On the Meseta

We left Burgos this morning at our usual time and made the guide book’s official stage destination before noon. The day was cool and sunny and the walking was good, so we continued on another 10 km for a total of about 31 km today. My Fitbit reads 19 miles.

The Meseta is one of the areas where we can combine stages or do 1.5 stages a day to gain time for later when we might want/need a rest day. This region is relatively flat, open and empty except for harvested grain fields and wind turbines. It can seem either hot and boring or a great place for contemplation depending on who you ask.

I’m not sure Rich was a fan of the 1.5 stages we did today so I’m not sure what we’ll do tomorrow. It seems we are averaging about 4 km an hour with stops.

Some topics on the dangers of the Camino that I’ve been thinking of writing about:

  • Camino Wedgie- when your super expensive travel undies go rogue…
  • Full-frontal, Camino-style – when the young female pilgrim doesn’t realize that the laundry room is co-located with the men’s shower…
A great mural we passed yesterday.

Burgos! One third of the way!

Burgos Cathedral

Beautiful Cathedral

We’ve finished a third of the Camino and made it to the fabulous city of Burgos in Castille y Leon province.

For better or for worse we took the scenic route into the city via a park along the river. It was much nicer than tromping in through the suburbs but must have been a lot longer because we didn’t see a single other pilgrim along the way.

We’re in the municipal albergue which was remodeled so that it is very modern. It has the cubicle version of bunk beds- like you are sleeping in a box.

This afternoon we toured the gothic Burgos Cathedral. Words can’t describe it. It’s absolutely amazing in terms of art and architecture.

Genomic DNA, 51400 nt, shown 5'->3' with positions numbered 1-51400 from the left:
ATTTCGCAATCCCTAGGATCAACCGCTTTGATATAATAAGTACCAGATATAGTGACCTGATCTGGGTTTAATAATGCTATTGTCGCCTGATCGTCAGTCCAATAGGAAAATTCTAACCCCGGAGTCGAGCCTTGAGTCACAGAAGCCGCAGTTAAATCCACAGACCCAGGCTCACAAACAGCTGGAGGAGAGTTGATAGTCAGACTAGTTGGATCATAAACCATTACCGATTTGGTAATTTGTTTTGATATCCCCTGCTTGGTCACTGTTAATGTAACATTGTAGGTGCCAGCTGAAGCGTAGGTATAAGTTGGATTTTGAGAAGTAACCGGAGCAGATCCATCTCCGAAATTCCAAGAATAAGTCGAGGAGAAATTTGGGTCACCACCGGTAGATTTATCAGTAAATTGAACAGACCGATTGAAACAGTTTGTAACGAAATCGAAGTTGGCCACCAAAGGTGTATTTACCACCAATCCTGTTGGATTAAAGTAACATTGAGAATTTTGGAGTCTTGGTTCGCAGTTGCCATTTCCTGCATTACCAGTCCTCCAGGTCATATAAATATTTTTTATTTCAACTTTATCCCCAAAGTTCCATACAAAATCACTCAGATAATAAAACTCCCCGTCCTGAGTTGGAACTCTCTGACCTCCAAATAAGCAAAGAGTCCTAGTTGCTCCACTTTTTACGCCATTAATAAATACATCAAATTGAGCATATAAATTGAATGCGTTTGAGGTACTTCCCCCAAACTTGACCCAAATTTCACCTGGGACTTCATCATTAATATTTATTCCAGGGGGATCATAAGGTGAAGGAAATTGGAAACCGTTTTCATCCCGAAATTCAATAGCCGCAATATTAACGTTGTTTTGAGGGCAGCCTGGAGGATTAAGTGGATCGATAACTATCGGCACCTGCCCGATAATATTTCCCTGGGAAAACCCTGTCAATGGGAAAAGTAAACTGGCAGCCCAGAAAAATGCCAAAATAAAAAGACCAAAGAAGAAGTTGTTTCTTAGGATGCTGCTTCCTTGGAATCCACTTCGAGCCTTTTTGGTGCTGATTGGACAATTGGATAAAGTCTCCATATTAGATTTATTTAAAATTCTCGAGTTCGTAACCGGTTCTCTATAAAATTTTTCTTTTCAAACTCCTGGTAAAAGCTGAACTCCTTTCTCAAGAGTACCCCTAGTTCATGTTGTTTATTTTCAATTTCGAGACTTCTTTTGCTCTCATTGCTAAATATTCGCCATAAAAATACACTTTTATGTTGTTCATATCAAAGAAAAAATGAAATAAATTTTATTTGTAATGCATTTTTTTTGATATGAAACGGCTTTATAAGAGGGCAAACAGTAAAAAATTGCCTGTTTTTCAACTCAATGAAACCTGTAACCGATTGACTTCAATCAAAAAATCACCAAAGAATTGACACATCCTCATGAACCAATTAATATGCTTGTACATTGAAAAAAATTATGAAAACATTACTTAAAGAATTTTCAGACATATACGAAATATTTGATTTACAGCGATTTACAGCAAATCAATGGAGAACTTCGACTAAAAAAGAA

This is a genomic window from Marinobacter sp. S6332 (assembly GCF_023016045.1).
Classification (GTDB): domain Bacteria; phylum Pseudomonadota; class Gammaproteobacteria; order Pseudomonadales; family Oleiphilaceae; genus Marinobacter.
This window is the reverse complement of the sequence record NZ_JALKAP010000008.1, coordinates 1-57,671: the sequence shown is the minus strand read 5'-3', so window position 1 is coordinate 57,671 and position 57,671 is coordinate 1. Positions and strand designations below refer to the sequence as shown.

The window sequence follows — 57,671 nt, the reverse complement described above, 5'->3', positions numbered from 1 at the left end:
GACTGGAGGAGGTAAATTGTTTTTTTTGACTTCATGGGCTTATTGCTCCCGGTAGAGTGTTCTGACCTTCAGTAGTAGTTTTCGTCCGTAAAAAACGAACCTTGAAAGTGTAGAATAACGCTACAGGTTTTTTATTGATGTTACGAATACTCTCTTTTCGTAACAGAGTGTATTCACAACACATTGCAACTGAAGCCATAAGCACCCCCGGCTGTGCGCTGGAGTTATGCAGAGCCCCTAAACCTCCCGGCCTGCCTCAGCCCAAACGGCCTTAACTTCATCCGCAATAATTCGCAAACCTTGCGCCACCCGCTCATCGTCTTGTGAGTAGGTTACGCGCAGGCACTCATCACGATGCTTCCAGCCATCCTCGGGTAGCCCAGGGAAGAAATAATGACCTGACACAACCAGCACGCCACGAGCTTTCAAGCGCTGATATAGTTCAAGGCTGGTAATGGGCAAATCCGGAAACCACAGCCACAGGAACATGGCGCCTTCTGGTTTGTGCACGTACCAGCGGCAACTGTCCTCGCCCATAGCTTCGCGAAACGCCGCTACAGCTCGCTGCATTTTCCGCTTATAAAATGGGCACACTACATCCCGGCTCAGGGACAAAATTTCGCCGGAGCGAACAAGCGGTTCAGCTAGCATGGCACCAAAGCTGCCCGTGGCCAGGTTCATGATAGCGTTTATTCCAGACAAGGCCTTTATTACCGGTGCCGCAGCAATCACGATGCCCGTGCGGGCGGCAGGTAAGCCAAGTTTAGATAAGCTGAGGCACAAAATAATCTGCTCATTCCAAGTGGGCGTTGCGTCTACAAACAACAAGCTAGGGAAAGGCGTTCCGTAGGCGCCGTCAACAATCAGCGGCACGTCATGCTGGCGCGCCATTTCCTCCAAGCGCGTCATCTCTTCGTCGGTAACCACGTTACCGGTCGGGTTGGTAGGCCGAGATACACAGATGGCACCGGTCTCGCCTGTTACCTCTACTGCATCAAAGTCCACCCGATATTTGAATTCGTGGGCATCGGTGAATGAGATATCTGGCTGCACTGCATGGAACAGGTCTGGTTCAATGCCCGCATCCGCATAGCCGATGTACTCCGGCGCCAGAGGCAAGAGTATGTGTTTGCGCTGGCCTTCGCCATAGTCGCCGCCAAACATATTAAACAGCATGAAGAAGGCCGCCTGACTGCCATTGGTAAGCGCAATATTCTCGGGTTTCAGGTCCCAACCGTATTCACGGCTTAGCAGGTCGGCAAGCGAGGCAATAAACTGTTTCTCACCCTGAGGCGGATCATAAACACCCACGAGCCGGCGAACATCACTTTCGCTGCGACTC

We haven’t decided yet if we’re staying another day in Burgos. I think we’re leaning towards moving on. The Camino calls even if the feet are reluctant.

Ages, Spain

We had a gorgeous day weather-wise today. It started out very, very cold. I had 3 layers on my head, 4 layers on my torso and gloves, but the sun came up and it turned sunny, although still quite cool. Our path took us uphill into oak and pine forests for most of the day. We made the target destination of San Juan around 1pm but continued on another 4.6km to the next village Ages which has more albergues and will give us a head start for our stage tomorrow into the big city of Burgos.

Our albergue tonight has a bar with very good Sangria, which I have already enjoyed as I wait for the laundry. ๐Ÿ˜‰

Last night we went to mass. I didn’t understand any of it but the priest was very animated and charismatic. After the mass he made a special pilgrim blessing which we attended. It was a pretty cool gathering of international pilgrims, with prayers, blessings and songs all shared in everyone’s native languages. Afterwards we saw the priest in our albergue helping wash dishes in the kitchen.

Also in yesterday’s town we explored the ruin of a 9th century castle and some structures built into caves in the cliff behind the church.

Note: I’m publishing this a day late because our wifi last night was awful. I got connected at 1:30 am and messaged with Tristan and Genevieve and got the previous day’s post out but then went back to sleep.



A Pilgrim’s Day

We had a very pleasant day for walking. Very cool, but sunny. We had flat dirt and gravel roads so we made very good time. Today I thought I’d just write about our daily routine.

Each morning we are up between 5:30 and 6:00 a.m. We put on our clothes and start to pack up by the light of our headlamps. By 6 a.m. it is permitted to turn on the overhead lights. We double check for belongings, claim our “boots” and trekking poles and set off. We either find a bar serving breakfast before we leave town or walk in to the next town to find breakfast.